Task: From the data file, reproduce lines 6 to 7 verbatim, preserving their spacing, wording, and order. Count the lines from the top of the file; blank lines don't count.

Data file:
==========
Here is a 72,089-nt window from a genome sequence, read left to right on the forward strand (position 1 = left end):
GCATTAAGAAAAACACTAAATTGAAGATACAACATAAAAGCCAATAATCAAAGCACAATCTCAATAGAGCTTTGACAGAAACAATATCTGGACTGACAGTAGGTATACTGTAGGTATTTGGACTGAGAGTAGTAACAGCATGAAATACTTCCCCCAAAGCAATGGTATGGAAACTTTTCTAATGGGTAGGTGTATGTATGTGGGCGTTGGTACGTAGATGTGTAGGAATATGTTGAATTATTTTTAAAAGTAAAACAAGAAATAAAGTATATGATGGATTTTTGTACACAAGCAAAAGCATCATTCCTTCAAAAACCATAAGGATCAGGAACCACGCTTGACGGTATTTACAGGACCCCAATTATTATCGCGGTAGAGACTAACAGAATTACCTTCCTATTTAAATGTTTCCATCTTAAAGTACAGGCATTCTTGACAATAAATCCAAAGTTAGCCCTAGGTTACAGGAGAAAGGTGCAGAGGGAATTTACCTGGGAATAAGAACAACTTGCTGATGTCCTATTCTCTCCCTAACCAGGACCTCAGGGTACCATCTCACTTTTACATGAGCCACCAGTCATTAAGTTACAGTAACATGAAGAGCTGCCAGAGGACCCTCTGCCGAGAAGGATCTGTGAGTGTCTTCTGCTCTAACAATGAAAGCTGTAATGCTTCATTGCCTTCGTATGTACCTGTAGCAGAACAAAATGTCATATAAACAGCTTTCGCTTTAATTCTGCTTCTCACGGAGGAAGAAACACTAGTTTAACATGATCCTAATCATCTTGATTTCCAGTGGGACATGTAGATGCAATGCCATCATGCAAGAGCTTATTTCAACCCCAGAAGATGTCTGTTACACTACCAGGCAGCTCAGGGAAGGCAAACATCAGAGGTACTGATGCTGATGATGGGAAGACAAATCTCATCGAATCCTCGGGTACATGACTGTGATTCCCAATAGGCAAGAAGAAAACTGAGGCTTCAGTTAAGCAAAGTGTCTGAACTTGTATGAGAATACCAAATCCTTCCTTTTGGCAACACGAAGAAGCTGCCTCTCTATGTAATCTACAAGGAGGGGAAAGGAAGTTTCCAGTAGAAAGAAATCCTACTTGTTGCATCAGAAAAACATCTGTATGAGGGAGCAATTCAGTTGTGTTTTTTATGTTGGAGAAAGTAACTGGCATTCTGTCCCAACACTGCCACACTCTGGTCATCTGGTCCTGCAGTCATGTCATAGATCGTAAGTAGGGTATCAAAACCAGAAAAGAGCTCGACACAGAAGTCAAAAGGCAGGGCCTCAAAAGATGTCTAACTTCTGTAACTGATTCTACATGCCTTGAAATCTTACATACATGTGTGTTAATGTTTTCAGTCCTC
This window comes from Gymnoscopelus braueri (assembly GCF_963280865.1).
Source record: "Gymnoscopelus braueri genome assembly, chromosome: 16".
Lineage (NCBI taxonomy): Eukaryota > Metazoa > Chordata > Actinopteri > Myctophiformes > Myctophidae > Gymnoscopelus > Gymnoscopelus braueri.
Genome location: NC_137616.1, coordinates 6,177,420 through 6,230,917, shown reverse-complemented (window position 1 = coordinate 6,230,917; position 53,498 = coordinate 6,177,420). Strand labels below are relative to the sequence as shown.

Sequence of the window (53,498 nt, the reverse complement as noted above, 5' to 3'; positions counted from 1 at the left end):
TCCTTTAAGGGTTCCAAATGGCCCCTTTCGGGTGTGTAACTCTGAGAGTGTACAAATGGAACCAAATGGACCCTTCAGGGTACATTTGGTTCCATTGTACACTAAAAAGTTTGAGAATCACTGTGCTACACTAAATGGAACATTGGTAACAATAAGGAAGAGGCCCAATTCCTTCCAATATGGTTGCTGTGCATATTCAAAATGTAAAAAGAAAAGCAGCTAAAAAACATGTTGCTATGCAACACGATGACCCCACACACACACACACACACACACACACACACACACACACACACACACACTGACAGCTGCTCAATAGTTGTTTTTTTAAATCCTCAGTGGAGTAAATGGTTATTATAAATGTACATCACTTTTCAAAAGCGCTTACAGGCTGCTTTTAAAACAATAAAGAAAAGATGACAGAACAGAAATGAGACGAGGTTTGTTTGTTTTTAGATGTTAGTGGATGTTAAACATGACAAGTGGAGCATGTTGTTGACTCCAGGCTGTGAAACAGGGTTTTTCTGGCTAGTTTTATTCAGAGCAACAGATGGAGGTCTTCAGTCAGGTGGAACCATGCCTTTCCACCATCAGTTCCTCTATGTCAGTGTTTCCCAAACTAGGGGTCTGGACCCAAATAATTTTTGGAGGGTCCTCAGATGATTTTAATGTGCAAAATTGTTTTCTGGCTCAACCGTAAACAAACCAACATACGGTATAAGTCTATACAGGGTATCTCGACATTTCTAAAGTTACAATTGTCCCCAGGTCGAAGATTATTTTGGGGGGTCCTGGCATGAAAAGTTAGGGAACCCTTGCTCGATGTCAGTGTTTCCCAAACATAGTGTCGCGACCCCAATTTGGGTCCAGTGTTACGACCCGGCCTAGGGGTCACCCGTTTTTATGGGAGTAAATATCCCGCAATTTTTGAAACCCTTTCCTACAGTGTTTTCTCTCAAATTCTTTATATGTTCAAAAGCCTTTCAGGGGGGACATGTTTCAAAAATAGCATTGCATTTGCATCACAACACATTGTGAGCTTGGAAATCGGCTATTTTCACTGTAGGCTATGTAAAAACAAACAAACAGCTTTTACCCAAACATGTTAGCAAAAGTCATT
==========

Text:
Genome location: NC_137616.1, coordinates 6,177,420 through 6,230,917, shown reverse-complemented (window position 1 = coordinate 6,230,917; position 53,498 = coordinate 6,177,420). Strand labels below are relative to the sequence as shown.

Sequence of the window (53,498 nt, the reverse complement as noted above, 5' to 3'; positions counted from 1 at the left end):